Although Principal Defendants ask the Court to "review all of its Opinions issued since January of 2005," (Def. Mot. 7), the Court notes at the outset that Principal Defendants' motion is timely only as to the Court's November 29, 2006 Order. See Empresa Cubana Del Tabaco v. Culbro Corp., 478 F. Supp. 2d 513, 518 (S.D.N.Y. 2007) ("To be timely under Civil Rule 59(e), a motion must be filed within 10 days after entry of the judgment . . . This time limitation is uncompromisable, for Civil Rule 6(b) provides, in pertinent part, that the district court may not extend the time for taking any action under Rules 50(b) and (c)(2), 52(b), 59(b), (d) and (e).") (internal quotation marks and citations omitted). Further, even if the Court were to consider Principal Defendants' motion as arising under Rule 60(b)(2), which permits a movant to seek relief from a judgment or order on the ground of newly discovered evidence within one year of the judgment or order, the motion would be untimely as to all orders except for the Order of November 29, 2006. This is because the prior Orders of this Court, including the January 6, 2005 Order granting summary judgment to Banco Central and the January 3, 2006 Order entering judgment against the Principal Defendants, were entered more than one year prior to the filing of the instant motion, which Principal Defendants filed on March 6, 2007. Therefore, the Court will consider Principal Defendants' motion only to the extent that it addresses the Court's Order of November 29, 2006.

A motion to alter or amend a judgment pursuant to Rule 59 is evaluated under the same standard as a motion for reconsideration under Local Civil Rule 6.3. See Williams v. New York City Dep't of Corrections, 219 F.R.D. 78, 83 (S.D.N.Y. 2003). To receive reconsideration, "the moving party must demonstrate controlling law or factual matters put before the court on the underlying motion that the movant believes the court overlooked and that might reasonably be expected to alter the court's decision." Parrish v. Sollecito, 253 F. Supp. 2d 713, 715 (S.D.N.Y. 2003); see also Williams, 219 F.R.D. at 83. Rule 59(e) should be "narrowly construed and strictly applied so as to avoid repetitive arguments on issues that have been considered fully by the Court," Williams, 219 F.R.D. at 83, and "to prevent the rule from being used as a substitute for appealing a final judgment." USA Certified Merchants, LLC v. Koebel, 273 F. Supp. 2d 501, 503 (S.D.N.Y. 2003). Furthermore, "[r]econsideration of a court's previous order is an 'extraordinary remedy to be employed sparingly in the interests of finality and conservation of scarce judicial resources.'" Montanile v. Nat'l Broad. Co., 216 F. Supp. 2d 341, 342 (S.D.N.Y. 2002) (quoting In re Health Mgmt. Sys. Inc. Sec. Litig., 113 F. Supp. 2d 613, 614 (S.D.N.Y. 2000)).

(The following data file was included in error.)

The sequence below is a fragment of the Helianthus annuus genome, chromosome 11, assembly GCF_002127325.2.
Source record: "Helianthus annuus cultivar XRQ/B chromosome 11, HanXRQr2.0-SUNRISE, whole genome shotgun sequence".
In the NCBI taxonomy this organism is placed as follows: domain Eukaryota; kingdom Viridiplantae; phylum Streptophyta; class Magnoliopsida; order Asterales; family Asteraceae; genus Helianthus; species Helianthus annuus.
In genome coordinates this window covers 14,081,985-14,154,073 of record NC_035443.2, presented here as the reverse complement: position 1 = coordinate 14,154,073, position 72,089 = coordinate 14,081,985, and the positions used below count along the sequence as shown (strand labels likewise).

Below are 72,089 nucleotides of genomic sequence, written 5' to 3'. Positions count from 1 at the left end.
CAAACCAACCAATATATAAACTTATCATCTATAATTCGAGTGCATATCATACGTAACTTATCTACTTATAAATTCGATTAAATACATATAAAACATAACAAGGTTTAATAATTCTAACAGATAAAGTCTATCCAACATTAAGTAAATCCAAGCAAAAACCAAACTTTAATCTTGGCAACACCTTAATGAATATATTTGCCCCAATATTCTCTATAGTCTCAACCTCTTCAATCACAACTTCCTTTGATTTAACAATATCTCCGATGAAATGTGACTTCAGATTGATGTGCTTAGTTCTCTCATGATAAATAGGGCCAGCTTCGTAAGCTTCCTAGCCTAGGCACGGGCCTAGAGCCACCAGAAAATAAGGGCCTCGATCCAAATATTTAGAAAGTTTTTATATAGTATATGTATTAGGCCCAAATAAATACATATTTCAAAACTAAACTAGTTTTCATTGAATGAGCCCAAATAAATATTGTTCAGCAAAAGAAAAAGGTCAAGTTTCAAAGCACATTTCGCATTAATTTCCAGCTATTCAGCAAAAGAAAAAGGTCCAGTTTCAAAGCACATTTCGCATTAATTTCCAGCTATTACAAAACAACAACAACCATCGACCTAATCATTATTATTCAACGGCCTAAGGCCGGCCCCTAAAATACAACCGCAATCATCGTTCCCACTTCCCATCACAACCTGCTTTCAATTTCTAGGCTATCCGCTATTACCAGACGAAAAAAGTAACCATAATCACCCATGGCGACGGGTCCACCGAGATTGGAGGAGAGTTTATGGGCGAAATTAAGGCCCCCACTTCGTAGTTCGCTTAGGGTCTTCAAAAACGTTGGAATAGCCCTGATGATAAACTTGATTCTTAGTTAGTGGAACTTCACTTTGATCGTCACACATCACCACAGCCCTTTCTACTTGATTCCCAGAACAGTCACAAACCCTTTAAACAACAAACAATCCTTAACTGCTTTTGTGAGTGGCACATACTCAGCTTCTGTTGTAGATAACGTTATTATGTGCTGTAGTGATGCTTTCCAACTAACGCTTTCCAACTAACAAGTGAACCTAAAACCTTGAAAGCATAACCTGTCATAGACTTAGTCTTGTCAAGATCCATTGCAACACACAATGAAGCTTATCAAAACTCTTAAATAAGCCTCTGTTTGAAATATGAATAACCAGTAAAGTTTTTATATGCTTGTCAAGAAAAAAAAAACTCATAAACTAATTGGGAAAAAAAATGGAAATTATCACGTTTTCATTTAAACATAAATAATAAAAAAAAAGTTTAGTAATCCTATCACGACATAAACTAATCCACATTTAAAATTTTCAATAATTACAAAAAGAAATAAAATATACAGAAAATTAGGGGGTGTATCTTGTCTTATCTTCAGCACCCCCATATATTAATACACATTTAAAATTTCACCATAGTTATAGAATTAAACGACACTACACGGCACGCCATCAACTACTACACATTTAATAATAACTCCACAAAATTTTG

In order to establish entitlement to reconsideration of a decision in light of the availability of new evidence, Principal Defendants must show that: "(1) newly discovered evidence is of facts existing at the time of [the prior decision]; (2) the moving party is excusably ignorant of the facts despite using due diligence to learn about them; (3) newly discovered evidence is admissible and probably effective to change the result of the former ruling; and (4) the newly discovered evidence is not merely cumulative . . . of evidence already offered." Fidelity Partners, Inc. v. First Trust Co. of New York, 58 F. Supp. 2d 55, 59 (S.D.N.Y. 1999) (citation omitted).*fn2 A party seeking to alter or amend a judgment on the basis of newly discovered evidence bears an "onerous" burden. United States v. Int'l Bhd. of Teamsters, 247 F.3d 370, 392 (2d Cir. 2001).

Principal Defendants have failed to meet their heavy burden of establishing that the new evidence is "probably effective to change the result of the former ruling," because the Paraguayan order simply has no bearing on the Court's former ruling of November 29, 2006. By that Order, the Court granted Banco Central's motion to dismiss its remaining claims without prejudice, pursuant to Federal Rule 41(a)(2); granted Banco Central's motion to compel discovery in aid of judgment, pursuant to Rule 37(a); and imposed sanctions on Principal Defendants for discovery abuses, also pursuant to Rule 37(a). In rendering its decision to dismiss the remaining claims, the Court found that Principal Defendants made no attempt to show, and indeed could not show, that dismissal of Banco Central's remaining claims would result in legal prejudice to Principal Defendants. The Court noted that Principal Defendants largely failed to address the five factors, set forth by the Second Circuit in Zagano v. Fordham Univ., 900 F.2d 12 (2d Cir. 1990), that a court must consider in determining whether a defendant will suffer legal prejudice.*fn3 The Court observed that the Principal Defendants, instead of addressing the Zagano factors, argued fruitlessly and irrelevantly that various events unfolding in Paraguay would allow the Court to "'discover that [Banco Central] is the real party in interest without authority and its allegations to a considerable extent are false, misrepresent the real facts and that this case was brought ...